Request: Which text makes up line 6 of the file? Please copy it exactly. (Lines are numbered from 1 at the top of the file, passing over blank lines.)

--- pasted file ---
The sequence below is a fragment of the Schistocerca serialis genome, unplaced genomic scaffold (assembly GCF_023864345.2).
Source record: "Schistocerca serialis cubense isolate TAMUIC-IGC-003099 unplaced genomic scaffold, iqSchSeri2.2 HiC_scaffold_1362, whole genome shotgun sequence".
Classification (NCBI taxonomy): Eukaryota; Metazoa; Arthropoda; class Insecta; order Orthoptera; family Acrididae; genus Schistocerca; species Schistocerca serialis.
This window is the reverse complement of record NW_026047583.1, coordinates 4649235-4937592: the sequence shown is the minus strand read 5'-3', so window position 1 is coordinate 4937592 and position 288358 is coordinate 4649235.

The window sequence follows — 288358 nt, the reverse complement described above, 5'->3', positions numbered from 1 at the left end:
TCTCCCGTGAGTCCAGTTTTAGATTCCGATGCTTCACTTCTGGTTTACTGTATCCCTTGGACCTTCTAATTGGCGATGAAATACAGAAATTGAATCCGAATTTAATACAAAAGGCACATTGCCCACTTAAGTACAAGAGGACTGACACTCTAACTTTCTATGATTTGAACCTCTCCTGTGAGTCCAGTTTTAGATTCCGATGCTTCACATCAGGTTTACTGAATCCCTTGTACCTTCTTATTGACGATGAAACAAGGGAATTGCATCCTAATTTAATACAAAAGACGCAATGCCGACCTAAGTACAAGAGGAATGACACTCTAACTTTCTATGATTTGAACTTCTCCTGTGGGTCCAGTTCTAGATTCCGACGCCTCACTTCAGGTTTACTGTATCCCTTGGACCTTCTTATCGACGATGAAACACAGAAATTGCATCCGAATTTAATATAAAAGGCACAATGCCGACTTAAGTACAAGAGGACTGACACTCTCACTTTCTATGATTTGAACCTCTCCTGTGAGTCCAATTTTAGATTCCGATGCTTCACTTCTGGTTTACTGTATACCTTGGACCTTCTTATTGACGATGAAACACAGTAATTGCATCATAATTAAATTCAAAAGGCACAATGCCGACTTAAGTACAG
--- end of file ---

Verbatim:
TCTCCCGTGAGTCCAGTTTTAGATTCCGATGCTTCACTTCTGGTTTACTGTATCCCTTGGACCTTCTAATTGGCGATGAAATACAGAAATTGAATCCGAATTTAATACAAAAGGCACATTGCCCACTTAAGTACAAGAGGACTGACACTCTAACTTTCTATGATTTGAACCTCTCCTGTGAGTCCAGTTTTAGATTCCGATGCTTCACATCAGGTTTACTGAATCCCTTGTACCTTCTTATTGACGATGAAACAAGGGAATTGCATCCTAATTTAATACAAAAGACGCAATGCCGACCTAAGTACAAGAGGAATGACACTCTAACTTTCTATGATTTGAACTTCTCCTGTGGGTCCAGTTCTAGATTCCGACGCCTCACTTCAGGTTTACTGTATCCCTTGGACCTTCTTATCGACGATGAAACACAGAAATTGCATCCGAATTTAATATAAAAGGCACAATGCCGACTTAAGTACAAGAGGACTGACACTCTCACTTTCTATGATTTGAACCTCTCCTGTGAGTCCAATTTTAGATTCCGATGCTTCACTTCTGGTTTACTGTATACCTTGGACCTTCTTATTGACGATGAAACACAGTAATTGCATCATAATTAAATTCAAAAGGCACAATGCCGACTTAAGTACAG